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Prostate cancer diagnosis raises risk of committing suicide


Researchers at Harvard Medical School have found that, historically, men who were diagnosed with prostate cancer were twice as likely to commit suicide in the ensuing months and more likely die of heart problem than regular, healthy men.

The study, which, as CNN reports, was conducted by analyzing cancer statistics on a national level, by following 350,000 men for a year following their prostate cancer diagnosis between 1979 and 2004. CNN reports that during the follow-up period, it was found that nearly 150 men had committed suicide, and nearly 7,000 men had died of heart problems or cardiovascular issues.

We were interested in that window of time in the year following diagnosis,” said Lorelei Mucci of Brigham & Women’s and the Harvard School of Public Health

The fact that men are prone to suicide and cardiovascular problems “reflect only the tip of the iceberg of anxiety, mood disturbance, and perhaps other mental illness (or suffering) after a prostate cancer diagnosis,” the authors of the study wrote.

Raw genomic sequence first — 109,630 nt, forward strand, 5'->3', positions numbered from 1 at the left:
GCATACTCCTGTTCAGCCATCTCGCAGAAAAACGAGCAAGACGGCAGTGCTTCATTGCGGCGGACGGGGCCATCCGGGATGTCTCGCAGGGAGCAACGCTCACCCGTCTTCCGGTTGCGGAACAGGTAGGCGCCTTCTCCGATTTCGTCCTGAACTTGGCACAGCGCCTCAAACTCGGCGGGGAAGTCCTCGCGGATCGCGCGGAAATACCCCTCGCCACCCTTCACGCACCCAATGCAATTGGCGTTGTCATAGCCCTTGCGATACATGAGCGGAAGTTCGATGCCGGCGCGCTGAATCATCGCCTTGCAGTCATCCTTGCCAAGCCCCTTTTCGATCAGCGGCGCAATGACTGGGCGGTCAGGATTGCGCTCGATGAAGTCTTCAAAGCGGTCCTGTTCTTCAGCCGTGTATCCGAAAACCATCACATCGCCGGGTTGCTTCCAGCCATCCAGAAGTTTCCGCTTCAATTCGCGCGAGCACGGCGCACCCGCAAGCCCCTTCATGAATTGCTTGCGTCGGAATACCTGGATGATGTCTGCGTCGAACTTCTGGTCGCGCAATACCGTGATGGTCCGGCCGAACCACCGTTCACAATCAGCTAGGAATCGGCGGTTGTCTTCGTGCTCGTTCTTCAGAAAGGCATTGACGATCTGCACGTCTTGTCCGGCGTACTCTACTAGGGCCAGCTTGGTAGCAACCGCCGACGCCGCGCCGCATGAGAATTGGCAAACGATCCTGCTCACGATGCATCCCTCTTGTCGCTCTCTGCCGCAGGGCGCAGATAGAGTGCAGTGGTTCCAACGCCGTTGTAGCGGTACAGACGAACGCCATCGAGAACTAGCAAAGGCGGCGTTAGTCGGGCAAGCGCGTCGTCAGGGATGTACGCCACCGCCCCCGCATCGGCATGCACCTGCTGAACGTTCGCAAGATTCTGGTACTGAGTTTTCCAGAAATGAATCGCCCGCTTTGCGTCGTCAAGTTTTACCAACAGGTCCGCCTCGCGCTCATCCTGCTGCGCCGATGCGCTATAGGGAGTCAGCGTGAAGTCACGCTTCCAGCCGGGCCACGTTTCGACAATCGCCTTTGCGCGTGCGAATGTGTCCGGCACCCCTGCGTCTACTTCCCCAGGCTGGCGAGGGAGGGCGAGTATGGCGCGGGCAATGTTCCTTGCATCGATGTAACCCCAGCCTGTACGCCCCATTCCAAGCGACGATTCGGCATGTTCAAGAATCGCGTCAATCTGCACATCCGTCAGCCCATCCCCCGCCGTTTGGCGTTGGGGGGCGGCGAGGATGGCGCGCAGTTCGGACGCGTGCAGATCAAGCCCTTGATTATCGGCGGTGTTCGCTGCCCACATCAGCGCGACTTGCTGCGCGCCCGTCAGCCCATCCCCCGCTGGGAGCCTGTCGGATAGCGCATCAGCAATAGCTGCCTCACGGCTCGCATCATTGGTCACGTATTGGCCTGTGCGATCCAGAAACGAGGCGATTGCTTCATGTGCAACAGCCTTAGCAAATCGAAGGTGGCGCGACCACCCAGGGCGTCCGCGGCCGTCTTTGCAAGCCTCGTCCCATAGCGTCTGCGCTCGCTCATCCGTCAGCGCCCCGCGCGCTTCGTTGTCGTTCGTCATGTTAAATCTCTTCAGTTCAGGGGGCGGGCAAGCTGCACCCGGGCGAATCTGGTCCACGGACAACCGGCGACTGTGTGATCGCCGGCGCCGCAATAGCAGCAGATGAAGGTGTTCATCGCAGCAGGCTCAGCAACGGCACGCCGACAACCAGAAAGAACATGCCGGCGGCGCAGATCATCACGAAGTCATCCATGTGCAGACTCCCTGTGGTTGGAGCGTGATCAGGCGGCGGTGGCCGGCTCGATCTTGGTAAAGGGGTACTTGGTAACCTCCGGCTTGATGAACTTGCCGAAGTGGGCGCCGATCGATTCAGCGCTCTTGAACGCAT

The article, published in the Journal of the National Cancer Institute, however, suggests that because of early diagnosis, these trends seem to have slowed, in not reversed.

Now that researchers have found the stress linked to a prostate cancer diagnosis, they realize men need support after such a diagnosis, and hope to incorporate this into clinical practice.

Celebrities who have been diagnosed with prostate cancer include Dennis Hopper, Andrew Lloyd Weber, Jeff Jarvis, James Brown and Charlton Heston.


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